Britain's biggest high street bank killed off secret plans for a life insurance merger administering roughly £300bn of client assets following a row over the new venture's ownership structure.
Sky News has learnt that Lloyds Banking Group and Standard Life Aberdeen (SLA) had reached an advanced stage of talks about pooling their respective life insurance operations into a subsidiary of the bank.
The venture would have been roughly 60%-owned by Lloyds, with the remainder owned by SLA.
The bank would have supplied both its chairman and chief executive, according to insiders.
Stock exchange announcements made this week by the two companies revealing Lloyds' decision to terminate its arrangement for SLA to manage £109bn of Scottish Widows and wealth management assets failed to mention the insurance merger plot.
Edinburgh-based SLA, which was only created last year by the £11bn merger of Aberdeen Asset Management (Frankfurt: 899502 - news) and Standard Life (LSE: SL.L - news) , saw its shares hit by the move following the announcement on Thursday.
Citing competition between Scottish Widows and SLA's insurance arm, Lloyds said it would review its long-term asset management arrangements, putting one of the City's biggest investment mandates up for grabs.
Sources said that SLA's management, led by co-chief executives Martin Gilbert and Keith Skeoch, were supportive of the broad framework of the proposed insurance merger.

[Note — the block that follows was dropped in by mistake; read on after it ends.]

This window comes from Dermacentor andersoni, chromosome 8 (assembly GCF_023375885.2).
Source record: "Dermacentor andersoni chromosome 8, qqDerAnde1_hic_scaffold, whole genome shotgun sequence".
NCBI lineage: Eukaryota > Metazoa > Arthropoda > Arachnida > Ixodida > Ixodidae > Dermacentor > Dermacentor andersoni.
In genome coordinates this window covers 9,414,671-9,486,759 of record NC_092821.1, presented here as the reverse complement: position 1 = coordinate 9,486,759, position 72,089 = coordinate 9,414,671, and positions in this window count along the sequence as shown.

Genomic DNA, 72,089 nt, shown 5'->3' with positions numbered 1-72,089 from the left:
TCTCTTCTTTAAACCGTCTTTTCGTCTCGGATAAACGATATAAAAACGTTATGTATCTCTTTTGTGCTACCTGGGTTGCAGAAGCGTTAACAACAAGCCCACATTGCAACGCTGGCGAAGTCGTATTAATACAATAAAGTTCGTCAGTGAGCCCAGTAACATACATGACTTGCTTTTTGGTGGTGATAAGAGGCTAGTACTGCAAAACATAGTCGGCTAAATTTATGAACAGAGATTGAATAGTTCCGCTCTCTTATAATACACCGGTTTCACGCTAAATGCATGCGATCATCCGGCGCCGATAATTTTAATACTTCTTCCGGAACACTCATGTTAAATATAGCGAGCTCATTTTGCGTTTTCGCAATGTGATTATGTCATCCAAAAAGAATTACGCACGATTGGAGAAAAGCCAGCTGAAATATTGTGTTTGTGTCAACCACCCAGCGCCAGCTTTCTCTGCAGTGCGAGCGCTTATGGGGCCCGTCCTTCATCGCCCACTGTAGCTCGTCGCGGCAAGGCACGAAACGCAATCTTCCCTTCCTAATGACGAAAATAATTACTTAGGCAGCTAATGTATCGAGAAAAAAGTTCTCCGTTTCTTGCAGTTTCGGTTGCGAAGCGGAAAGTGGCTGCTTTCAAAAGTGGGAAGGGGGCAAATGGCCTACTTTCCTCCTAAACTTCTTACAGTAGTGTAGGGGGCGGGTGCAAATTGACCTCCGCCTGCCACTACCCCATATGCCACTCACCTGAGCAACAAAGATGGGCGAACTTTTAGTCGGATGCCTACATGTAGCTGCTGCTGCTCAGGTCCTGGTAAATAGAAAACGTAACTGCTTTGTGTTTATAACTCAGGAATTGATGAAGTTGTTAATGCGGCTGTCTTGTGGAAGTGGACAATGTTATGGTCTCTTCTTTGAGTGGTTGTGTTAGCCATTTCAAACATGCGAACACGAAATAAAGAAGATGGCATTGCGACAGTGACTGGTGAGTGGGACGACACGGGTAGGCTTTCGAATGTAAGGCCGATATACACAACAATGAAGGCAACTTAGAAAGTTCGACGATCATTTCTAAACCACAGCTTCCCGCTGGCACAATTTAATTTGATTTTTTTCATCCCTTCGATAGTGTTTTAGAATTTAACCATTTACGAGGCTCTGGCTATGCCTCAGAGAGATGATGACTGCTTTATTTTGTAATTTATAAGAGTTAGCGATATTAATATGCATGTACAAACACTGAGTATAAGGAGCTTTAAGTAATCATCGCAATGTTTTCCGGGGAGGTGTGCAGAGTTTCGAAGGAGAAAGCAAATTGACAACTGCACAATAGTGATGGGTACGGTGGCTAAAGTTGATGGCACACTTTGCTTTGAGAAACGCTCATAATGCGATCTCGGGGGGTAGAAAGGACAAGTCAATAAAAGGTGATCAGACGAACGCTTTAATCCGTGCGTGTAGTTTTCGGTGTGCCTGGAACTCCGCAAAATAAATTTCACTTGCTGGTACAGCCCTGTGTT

Lloyds was seeking control of the newly created entity in order to consolidate it on its balance sheet, but this demand is understood to have alarmed some members of SLA's board at a point when the talks were close to being completed.
Those directors are said to have favoured a joint venture structure with the insurance company existing as a standalone entity.
SLA would have had representation on the board of the insurance subsidiary, but the roles of chairman and chief executive were to have been filled by Nick Prettejohn, Scottish Widows' chairman, and Antonio Lorenzo, who runs Lloyds' insurance and wealth operations.
As an independent company, it could have been worth in the region of £5bn, according to people involved in the talks.
However, Lloyds was adamant that it would only proceed on the basis that it would be a fully consolidated subsidiary of the bank.
The discussions concluded without that ownership issue being resolved late last year.
While the assets managed by SLA on behalf of Lloyds represented roughly 17% of its total assets under management, they only accounted for about 5% of group revenues.
One source said that Lloyds' decision to terminate the SLA relationship was attracting attention from City watchdogs.
"We are disappointed by this decision in the context of the strong performance and good service we have delivered for LBG, Scottish Widows and their customers," Mr Gilbert and Mr Skeoch said on Thursday.
Next (Frankfurt: 779551 - news) week, Antonio Horta-Osorio, Lloyds' chief executive, will outline a new three-year strategy for the bank, with Scottish Widows' pensions and financial planning services expected to play a central role.
Lloyds also holds a small stake in SLA, which is separate to the asset management relationship, but this is expected to be offloaded in due course.
Lloyds and SLA both declined to comment this weekend.